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Chemotherapy treatment

Chemotherapy is the main treatment for acute lymphoplastic leukaemia (ALL). Get an overview of the phases of treatment and what to expect.

You will probably have to stay in hospital whilst having chemotherapy for ALL. This is because:

  • the treatment can make you feel very ill for some time
  • you will have side effects that the hospital staff can help control
  • you may need antibiotics into a vein to treat infection

Your exact treatment depends on a number of factors but you can usually divide it into phases. For ALL, you have several different chemotherapy drugs in cycles of treatment. 

What chemotherapy is

Chemotherapy uses anti cancer (cytotoxic) drugs to destroy cancer cells. The drugs circulate throughout the body in the bloodstream.

How you have chemotherapy

You might need a central line. This is a long plastic tube that gives the drugs into a large vein, either in your chest or through a vein in your arm. It stays in while you’re having treatment, which may be for a few months.

You have the treatment through a drip into your arm. A nurse puts a small tube (a cannula) into one of your veins and connects the drip to it.

Before you start chemotherapy

You need to have blood tests to make sure it’s safe to start treatment. You have these either a few days before or on the day you start treatment. You have blood tests before each round or cycle of treatment.

Phases of treatment for ALL

Your treatment is in 3 phases:

  • getting rid of ALL (remission induction)
  • treatment to stop ALL coming back (consolidation)
  • keeping ALL away long term (maintenance)

Getting rid of ALL (remission induction)

Aim of the induction phase

The aim of the induction phase is to destroy the leukaemia cells. It's called remission induction. In remission there is no sign of the leukaemia in your blood or bone marrow.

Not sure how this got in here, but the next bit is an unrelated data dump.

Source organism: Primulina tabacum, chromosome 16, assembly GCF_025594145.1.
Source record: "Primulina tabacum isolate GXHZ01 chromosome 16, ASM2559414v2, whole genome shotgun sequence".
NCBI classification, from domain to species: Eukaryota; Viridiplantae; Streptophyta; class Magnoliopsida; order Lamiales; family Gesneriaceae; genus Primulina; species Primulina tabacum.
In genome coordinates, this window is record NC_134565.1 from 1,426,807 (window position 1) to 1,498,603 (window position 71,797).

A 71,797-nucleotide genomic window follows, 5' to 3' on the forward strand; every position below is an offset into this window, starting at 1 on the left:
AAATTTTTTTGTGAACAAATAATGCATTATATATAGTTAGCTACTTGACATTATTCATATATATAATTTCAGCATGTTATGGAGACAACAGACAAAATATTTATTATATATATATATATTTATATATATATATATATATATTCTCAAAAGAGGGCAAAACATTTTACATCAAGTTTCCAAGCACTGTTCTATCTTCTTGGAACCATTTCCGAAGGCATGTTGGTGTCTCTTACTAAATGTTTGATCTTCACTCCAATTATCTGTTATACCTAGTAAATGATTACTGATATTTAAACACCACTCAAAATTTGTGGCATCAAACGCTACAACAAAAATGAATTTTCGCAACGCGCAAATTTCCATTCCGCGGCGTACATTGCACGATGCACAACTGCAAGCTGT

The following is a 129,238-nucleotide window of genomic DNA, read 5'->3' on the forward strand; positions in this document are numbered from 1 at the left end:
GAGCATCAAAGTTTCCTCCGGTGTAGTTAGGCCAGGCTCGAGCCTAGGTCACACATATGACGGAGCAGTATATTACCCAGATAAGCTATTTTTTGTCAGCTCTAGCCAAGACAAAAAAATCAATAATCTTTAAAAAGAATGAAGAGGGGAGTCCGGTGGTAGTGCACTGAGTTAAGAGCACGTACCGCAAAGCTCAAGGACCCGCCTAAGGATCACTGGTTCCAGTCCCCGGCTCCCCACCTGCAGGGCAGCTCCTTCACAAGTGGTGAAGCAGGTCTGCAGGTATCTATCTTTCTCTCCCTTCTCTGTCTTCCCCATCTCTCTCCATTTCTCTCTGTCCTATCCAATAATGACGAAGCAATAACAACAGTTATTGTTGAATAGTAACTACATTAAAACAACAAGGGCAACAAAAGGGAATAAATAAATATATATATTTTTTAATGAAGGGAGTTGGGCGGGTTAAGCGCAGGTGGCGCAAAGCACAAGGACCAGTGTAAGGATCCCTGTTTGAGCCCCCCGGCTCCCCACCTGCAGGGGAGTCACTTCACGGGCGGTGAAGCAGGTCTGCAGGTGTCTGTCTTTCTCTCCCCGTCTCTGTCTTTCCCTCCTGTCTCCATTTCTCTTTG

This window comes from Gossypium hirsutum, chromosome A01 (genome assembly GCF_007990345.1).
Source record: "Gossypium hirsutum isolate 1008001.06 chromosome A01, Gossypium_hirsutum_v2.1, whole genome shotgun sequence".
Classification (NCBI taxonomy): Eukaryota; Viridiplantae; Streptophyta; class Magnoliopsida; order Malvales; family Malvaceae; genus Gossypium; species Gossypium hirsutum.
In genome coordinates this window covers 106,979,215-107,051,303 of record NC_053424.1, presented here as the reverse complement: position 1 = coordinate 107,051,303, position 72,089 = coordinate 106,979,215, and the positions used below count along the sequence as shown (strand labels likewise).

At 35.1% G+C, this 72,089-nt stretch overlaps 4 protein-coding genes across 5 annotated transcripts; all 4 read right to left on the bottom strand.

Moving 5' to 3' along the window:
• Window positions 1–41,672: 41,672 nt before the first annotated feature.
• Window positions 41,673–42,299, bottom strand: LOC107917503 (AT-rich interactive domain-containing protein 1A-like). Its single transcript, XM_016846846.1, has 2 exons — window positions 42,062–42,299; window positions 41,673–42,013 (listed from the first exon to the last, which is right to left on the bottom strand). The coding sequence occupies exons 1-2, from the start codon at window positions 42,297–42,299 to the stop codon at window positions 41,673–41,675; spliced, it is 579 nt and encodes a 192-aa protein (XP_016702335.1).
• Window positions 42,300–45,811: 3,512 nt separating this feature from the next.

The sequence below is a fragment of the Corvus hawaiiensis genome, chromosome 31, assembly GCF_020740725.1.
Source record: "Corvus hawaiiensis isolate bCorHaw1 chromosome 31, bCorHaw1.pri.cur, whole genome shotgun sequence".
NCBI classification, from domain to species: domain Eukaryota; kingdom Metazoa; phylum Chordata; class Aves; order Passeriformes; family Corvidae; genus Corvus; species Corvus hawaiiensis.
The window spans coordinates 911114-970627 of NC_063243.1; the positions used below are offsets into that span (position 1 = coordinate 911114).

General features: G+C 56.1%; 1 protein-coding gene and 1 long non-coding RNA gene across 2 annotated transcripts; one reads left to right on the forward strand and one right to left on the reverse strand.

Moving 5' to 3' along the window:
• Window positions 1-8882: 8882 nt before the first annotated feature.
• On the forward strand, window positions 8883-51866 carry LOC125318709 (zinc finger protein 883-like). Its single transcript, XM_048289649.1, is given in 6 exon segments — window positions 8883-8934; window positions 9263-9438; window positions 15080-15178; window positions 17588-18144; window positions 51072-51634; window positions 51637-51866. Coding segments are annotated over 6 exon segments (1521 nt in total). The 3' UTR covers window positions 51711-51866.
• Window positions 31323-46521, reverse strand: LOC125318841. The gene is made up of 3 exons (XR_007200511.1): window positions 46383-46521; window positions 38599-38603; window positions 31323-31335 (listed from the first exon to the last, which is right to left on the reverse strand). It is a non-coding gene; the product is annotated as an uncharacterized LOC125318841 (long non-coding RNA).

What treatment to expect

The main treatment is chemotherapy.

The chemotherapy drugs kill off many of your bone marrow cells as well as the leukaemia cells. So you might need to stay in hospital for about a month until you have recovered.

Before you start the chemotherapy, you may need to have blood or platelet transfusions. Then you have treatment with chemotherapy and usually, steroids. You have a number of chemotherapy drugs over a few days. 

You might have a biological therapy called imatinib (Glivec) as well as chemotherapy, if you have Philadelphia  chromosome positive ALL.

Chemotherapy into the spine

The chemotherapy travels through the bloodstream to most parts of the body but doesn't reach the brain or the testicles. Leukaemic cells can sometimes go into the brain or the testes in men. So, as part of your remission induction treatment you might have chemotherapy given into the fluid that circulates around the spinal cord and brain (called intrathecal chemotherapy).

You might also have radiotherapy to the brain and spinal cord. 

What happens next

You will need more chemotherapy if you are not in remission after this treatment.

You also have treatment which aims to stop the ALL spreading into the brain or spinal fluid. This is called CNS prophylaxis.

Treatment to stop ALL coming back (consolidation)

The second phase of treatment is called consolidation treatment. You have this when your leukaemia has gone into remission. There are different types of consolidation treatment. You might have high doses of one of the chemotherapy drugs that you had as part of your induction treatment. You might be able to have some of this treatment as an outpatient.